The critic's role in the art scene explored
The Critic's Part Wystan Curnow Art Writings 1971 – 2013
Edited by Christina Barton, Robert Leonard with Thomas Sleigh
Victoria University Press RRP $80
It says much about the changes in the New Zealand art scene that back in the mid-1970s there were only four dealer galleries in Auckland. Things have changed dramatically, with the city now boasting more than 10 times that many. This is one of the many pieces of information to be gleaned from a new book about the changing landscape of New Zealand art.
Not only has the art market developed and the number of artists increased, there has also been a major shift in the amount and quality of art writing. The Critic's Part is a collection of writings by Wystan Curnow Art covering the period 1971 – 2013 and, in 40 articles ranging across introductions, reviews and commentaries, Curnow provides an incisive look at aspect of the visual arts.
There are few arts writers and critics who have charted the development of the visual arts culture as keenly as Curnow, a former lecturer in English at the University of Auckland.
As well as being an academic, he has been involved in many arts initiatives and projects throughout New Zealand. He is a trustee of the Len Lye Foundation and was instrumental in establishing Artspace, the independent contemporary art gallery in Auckland.
He was made a Companion of the New Zealand Order of Merit in 2005.
While he written about the development of the New Zealand visual arts culture since the 1970s, many of his writings have had limited exposure as they are in catalogues, journals and periodical with limited print runs.
This volume brings many of the writings together to present a comprehensive overview. One of the first essays in the collection is his introduction for the seminal book “Essays on New Zealand Literature’ published in 1973.
In his essay Culture in a Small Province he gives a short history of art in New Zealand over the previous 40 years and the struggle for high art in its battles with amateurism. It provides a starting point for much of his later writing as well as starting point for observing the changes of the last four or five decades.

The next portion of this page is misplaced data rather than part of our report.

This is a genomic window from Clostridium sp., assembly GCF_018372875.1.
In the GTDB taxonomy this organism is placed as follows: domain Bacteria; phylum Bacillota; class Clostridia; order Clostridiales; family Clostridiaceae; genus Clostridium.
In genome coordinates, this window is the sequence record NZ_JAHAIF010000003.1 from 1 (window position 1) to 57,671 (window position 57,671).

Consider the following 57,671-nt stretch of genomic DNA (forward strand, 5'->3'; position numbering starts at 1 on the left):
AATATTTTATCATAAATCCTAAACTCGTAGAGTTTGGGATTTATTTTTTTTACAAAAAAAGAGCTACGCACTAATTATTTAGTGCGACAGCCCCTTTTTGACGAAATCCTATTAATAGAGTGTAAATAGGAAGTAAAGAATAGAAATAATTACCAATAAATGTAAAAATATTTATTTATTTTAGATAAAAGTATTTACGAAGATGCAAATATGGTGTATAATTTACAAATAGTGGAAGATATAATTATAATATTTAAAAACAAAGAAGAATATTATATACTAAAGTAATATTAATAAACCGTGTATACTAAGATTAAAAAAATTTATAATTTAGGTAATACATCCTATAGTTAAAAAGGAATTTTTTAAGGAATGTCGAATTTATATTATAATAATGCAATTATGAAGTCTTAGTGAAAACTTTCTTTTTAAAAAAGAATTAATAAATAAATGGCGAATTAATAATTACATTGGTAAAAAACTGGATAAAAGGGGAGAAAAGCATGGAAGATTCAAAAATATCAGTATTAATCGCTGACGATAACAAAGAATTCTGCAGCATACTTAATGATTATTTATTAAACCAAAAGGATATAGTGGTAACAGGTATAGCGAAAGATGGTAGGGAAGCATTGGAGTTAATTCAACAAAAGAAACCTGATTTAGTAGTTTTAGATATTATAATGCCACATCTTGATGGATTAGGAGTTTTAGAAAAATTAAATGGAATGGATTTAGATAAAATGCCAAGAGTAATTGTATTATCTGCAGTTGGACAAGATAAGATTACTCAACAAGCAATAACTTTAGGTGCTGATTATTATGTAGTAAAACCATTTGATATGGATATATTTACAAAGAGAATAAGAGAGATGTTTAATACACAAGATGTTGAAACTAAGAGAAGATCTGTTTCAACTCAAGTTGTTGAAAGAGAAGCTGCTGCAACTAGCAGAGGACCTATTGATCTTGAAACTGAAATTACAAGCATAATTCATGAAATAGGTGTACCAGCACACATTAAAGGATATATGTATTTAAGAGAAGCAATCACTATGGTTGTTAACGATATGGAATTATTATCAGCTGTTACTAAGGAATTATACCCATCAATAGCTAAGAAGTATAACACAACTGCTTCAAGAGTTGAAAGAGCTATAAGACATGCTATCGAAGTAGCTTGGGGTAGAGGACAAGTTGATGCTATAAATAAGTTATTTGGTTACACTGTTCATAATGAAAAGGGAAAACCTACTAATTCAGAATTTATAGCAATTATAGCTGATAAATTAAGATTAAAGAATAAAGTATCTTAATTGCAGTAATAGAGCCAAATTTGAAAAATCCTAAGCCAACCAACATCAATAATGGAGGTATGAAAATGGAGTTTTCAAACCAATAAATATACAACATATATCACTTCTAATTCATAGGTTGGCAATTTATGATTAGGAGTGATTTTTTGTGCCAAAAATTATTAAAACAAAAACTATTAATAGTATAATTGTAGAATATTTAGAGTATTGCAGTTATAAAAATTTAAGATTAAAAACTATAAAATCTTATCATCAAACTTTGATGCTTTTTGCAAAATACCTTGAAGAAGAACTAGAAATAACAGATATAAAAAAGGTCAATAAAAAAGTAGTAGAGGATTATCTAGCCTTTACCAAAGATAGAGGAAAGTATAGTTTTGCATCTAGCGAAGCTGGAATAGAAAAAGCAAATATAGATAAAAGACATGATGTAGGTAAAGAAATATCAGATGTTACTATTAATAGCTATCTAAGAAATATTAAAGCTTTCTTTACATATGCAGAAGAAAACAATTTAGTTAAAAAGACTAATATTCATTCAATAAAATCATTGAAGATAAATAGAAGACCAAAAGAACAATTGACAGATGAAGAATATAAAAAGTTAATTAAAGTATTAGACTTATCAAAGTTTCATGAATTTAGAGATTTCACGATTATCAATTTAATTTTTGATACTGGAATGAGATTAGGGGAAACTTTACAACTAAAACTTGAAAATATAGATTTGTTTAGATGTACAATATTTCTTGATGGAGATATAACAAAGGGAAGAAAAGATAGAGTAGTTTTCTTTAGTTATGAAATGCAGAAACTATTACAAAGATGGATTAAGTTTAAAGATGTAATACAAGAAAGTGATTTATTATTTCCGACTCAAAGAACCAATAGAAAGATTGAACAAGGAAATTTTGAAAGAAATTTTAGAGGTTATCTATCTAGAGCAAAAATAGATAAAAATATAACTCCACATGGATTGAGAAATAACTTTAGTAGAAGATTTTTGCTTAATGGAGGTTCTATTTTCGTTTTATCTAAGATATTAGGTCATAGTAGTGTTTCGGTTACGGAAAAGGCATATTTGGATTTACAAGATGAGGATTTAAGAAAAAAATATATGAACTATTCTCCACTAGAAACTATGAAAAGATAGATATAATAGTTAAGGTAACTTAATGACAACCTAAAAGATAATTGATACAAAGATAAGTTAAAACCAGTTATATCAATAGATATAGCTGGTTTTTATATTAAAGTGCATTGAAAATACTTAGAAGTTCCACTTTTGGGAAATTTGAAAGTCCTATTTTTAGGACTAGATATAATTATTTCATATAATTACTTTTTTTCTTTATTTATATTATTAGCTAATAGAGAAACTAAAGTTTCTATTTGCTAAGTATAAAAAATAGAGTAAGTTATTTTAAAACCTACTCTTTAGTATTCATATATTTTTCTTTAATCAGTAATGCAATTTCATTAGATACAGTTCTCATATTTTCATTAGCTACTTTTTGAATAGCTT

Bringing these writings together not only provides an oversight of writing about art but also the way in which Curnow himself has developed an approach to talking about the visual arts.
Robert Leonard notes in his introduction to the book that Curnow always had an agenda.
He wanted to change things, to give New Zealand art a wider context and to up-skill the culture so that it could better engage and support what advanced artists were doing. "He also had an approach; he experimented with writing styles, seeking to develop new style of art writing to meet the ambitions of new forms of art.”
Curnow devoted much of his writing to new contemporary, abstract and conceptual art writing on a few artists in depth – Billy Apple, Colin McCahon, Max Gimblett, Gordon Walters and Stephen Bambury.
He also devotes space to some major international artists including a review of the big Morris Louis exhibition in Auckland in the1970s, probably one of the most significant contemporary art shows to have come to New Zealand at that time and he writes about Immants Tillers, the Australian artist much influenced by Colin McCahon as well as Robert Smithson.
Curnow has always attempted to transfer or translate the artist’s ideas and concerns and he tries to find the right language, images and ideas to allow his audience to both see a way of comprehending the artist's work as well as letting the audience see how he uses language to show how he grapples with the task.
His writing style often reflected the Tom Wolfe style of New Journalism, combining the quotidian with the academic. Christina Barton refers to one of Curnow’s pieces in which he prefaces a discussion of the artist's work by talking about the fact that the gallery had been closed when he arrived so had coffee next door.
She notes “Curnow allows the mundane to filter in unadulterated.
He mixes art, life, setting and truns the abstract, universal time of the art he describes into something real and durational.”
He writes on several occasions about the equinox performances in the Mt Eden crater by Solar Plexus, Bruce Barber and Phil Dadson with one of the pieces “Bruce Barber; Mt Eden Crater Performance” of 1973 being an almost poetic account composed of brief snippets of observations, commentary, descriptions and personal encounters as he morphs between being observer and participant.
This book is essential reading anyone interested in the development of New Zealand visual arts over the past 50 years.